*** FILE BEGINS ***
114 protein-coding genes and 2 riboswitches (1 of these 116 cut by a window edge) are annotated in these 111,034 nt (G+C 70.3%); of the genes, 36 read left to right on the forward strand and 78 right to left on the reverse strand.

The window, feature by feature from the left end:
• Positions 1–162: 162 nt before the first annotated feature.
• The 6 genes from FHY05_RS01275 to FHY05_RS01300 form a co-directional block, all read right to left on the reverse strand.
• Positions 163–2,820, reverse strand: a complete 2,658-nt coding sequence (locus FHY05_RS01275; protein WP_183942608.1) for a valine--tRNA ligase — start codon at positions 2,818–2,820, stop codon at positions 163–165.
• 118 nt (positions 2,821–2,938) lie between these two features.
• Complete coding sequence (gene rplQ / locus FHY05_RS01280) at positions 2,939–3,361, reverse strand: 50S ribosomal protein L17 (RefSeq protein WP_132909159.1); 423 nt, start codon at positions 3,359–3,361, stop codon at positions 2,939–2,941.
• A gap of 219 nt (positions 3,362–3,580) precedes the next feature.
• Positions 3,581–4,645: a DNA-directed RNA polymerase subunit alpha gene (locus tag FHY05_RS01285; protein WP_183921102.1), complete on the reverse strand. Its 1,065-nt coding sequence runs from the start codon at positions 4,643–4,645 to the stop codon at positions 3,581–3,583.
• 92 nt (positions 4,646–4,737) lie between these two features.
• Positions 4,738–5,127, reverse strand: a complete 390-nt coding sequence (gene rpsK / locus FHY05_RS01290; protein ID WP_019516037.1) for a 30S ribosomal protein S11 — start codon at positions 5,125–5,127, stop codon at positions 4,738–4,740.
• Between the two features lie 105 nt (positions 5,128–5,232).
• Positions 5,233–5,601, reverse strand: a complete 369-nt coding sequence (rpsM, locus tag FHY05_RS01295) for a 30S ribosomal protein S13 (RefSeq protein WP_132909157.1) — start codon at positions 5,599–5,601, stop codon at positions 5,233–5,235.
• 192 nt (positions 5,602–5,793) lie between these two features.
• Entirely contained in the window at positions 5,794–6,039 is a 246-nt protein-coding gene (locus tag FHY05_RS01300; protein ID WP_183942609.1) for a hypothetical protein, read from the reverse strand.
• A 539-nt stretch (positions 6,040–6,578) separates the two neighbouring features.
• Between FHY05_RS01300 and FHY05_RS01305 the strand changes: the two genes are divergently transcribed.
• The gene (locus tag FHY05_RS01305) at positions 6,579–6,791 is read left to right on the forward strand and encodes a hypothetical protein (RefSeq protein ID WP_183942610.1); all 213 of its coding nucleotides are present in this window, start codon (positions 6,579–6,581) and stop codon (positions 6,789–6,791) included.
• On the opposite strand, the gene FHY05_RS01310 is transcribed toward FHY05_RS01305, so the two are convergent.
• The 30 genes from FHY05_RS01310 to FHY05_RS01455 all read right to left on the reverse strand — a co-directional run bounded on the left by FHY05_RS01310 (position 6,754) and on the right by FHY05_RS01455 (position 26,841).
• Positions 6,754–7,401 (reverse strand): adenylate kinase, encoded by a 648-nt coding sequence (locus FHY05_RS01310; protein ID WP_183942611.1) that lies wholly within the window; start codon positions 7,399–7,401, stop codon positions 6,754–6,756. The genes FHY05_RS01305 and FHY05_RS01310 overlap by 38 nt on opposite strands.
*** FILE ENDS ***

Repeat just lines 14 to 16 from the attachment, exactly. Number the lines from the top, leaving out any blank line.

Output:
• 192 nt (positions 5,602–5,793) lie between these two features.
• Entirely contained in the window at positions 5,794–6,039 is a 246-nt protein-coding gene (locus tag FHY05_RS01300; protein ID WP_183942609.1) for a hypothetical protein, read from the reverse strand.
• A 539-nt stretch (positions 6,040–6,578) separates the two neighbouring features.